Rethinking Fertilizer Subsidies for Women—PFAG

The Peasant Farmers Association of Ghana (PFAG) has called on the government to review the subsidized fertilizer scheme to ensure that it benefits more women, especially the most vulnerable in hard to reach communities.

The Association said the pro-poor policy was a commendable initiative to help farmers increase their yield, but the way it was implemented, especially the distribution of fertilizers, made it difficult for small-scale women farmers to benefit from it.

Dr. Charles Kwowe Nyaaba, Programs and Advocacy Officer, PFAG, who launched the appeal in Bolgatanga, said that women smallholder farmers, youths and people with disabilities were discriminated against at distribution points and there was a need to remedy it immediately.

“Experience over the years has shown that women are generally overlooked when it comes to access to subsidized fertilizer because, under the policy implementation plan, the provision of a 30% allocation is supposed to go to women, but it didn’t,” he added.

The Subsidized Fertilizer Scheme, under the government‘s “Planting for Food and Jobs” programme, was designed to provide chemical fertilizers at a reduced cost to small-scale farmers, i.e. people who operate between 2.5 and 5 acres.

The idea was to help the poor and vulnerable gain easy access to inputs to increase their yields and improve their livelihoods.

Speaking to the media on the sidelines of a gender awareness workshop on the implementation of the subsidized fertilizer scheme, Dr Nyaaba said the policy rather benefits large farmers at the expense of smallholders.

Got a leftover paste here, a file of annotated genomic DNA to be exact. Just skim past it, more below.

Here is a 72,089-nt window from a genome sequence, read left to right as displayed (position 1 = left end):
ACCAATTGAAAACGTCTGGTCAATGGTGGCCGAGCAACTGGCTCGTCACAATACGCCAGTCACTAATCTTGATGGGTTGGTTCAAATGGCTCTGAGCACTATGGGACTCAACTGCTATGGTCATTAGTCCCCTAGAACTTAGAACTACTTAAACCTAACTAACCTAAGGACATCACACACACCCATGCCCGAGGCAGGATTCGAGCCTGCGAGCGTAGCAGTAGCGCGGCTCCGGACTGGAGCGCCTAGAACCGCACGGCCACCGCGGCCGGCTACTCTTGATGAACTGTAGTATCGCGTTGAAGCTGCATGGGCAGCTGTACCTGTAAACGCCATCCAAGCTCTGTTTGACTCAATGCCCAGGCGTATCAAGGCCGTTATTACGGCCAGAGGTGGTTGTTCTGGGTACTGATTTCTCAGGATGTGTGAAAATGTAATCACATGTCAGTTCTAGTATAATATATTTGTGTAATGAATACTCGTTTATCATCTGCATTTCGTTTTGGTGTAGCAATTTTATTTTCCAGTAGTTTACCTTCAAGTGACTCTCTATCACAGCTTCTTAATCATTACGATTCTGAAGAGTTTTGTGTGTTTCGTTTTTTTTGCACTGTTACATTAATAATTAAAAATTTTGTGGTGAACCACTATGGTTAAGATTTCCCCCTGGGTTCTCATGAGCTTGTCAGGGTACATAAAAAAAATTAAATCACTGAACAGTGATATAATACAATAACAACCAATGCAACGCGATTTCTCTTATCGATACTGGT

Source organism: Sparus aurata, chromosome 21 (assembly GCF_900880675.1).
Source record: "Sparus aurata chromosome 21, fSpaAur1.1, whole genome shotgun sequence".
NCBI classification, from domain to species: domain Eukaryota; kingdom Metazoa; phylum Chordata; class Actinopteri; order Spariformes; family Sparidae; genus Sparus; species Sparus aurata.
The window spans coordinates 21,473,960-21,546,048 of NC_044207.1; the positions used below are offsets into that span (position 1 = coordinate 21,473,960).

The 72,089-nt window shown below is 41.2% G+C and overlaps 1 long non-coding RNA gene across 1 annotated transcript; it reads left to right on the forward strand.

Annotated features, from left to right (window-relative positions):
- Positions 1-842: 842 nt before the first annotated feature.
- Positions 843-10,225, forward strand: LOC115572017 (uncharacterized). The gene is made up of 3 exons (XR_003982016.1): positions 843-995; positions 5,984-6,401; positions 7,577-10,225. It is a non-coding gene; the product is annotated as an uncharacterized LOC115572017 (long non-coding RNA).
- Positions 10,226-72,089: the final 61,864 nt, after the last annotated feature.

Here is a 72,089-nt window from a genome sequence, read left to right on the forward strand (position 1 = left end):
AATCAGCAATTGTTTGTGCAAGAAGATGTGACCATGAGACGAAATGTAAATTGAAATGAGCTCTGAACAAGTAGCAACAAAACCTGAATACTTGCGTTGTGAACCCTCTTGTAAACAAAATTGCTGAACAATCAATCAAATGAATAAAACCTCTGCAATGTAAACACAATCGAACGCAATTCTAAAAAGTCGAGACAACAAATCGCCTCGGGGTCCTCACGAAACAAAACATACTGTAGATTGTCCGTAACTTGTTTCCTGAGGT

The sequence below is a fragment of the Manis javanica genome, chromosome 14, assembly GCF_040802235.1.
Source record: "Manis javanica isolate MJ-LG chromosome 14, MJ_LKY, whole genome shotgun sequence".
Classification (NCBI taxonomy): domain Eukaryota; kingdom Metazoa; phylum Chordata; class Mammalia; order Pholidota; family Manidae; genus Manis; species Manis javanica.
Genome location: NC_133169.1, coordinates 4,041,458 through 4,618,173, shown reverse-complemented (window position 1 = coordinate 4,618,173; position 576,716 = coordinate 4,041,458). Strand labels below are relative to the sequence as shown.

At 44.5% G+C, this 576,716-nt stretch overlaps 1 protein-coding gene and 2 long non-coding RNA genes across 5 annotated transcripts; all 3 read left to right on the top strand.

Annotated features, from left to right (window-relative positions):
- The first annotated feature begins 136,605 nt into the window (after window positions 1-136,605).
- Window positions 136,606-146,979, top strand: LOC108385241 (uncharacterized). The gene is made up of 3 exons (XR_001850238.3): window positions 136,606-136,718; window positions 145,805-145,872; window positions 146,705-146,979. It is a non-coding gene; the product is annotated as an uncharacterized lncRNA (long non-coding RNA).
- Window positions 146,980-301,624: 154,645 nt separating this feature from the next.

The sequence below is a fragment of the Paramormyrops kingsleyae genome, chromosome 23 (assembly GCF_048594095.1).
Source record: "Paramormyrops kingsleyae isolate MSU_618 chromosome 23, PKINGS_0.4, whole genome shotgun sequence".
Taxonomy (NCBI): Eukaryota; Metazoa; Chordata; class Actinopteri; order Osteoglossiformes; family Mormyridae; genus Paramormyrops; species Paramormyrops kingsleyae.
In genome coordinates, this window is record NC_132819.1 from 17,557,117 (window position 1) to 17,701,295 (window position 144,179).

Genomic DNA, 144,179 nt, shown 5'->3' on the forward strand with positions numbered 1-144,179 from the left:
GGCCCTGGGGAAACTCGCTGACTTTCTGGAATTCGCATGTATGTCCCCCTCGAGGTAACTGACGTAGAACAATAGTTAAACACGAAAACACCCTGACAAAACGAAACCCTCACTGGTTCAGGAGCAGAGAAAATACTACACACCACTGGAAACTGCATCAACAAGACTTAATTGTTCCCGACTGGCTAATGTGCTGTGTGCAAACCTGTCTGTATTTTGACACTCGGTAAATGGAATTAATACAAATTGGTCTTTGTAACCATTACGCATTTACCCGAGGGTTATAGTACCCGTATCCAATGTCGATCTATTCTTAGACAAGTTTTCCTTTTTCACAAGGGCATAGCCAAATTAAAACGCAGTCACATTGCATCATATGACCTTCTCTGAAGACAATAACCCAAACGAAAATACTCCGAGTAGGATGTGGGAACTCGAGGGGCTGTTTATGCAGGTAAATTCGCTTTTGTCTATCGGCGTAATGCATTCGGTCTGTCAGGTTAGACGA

He said women farmers played a key role in achieving food and nutrition security and achieving the Sustainable Development Goals and urged the government not only to maintain the 30% allocation for women and people with disabilities , but also to restructure distribution channels to ensure easy access to fertilizers.

Mrs. Gilberta Akuka, a farmer from Sapeliga and chairwoman of PFAG, Bawku West District, said that apart from the non-prioritization of women in distribution, there was also political interference and discrimination at outlets.

She therefore advocated the inclusion of female representatives at distribution points to ensure equality in distribution.

“The men think that we are not strong and when we come to buy at the points of sale, they push us away and this affects us because we always travel several kilometers to the district capitals to get there and yet come back empty hands,” Ms. Akuka said.

The workshop attracted female farmer leaders and Women in Agriculture Development (WIAD) representatives from PFAG’s operational districts in northern Ghana.

The areas include the districts of Kassena-Nankana Municipal, Pusiga, Bawku West and Kassena-Nankana West in the Upper East region, Sissala East in the Upper West region, West Mamprusi and Mamprugu-Moagduri in the North East region and the municipality of Gushegu in the Northern region. .

The workshop sensitized women farmers on gender mainstreaming in agricultural policies and explored ways to address the challenges they face.

It was organized by the PFAG with the financial support of the International Budget Partnership.

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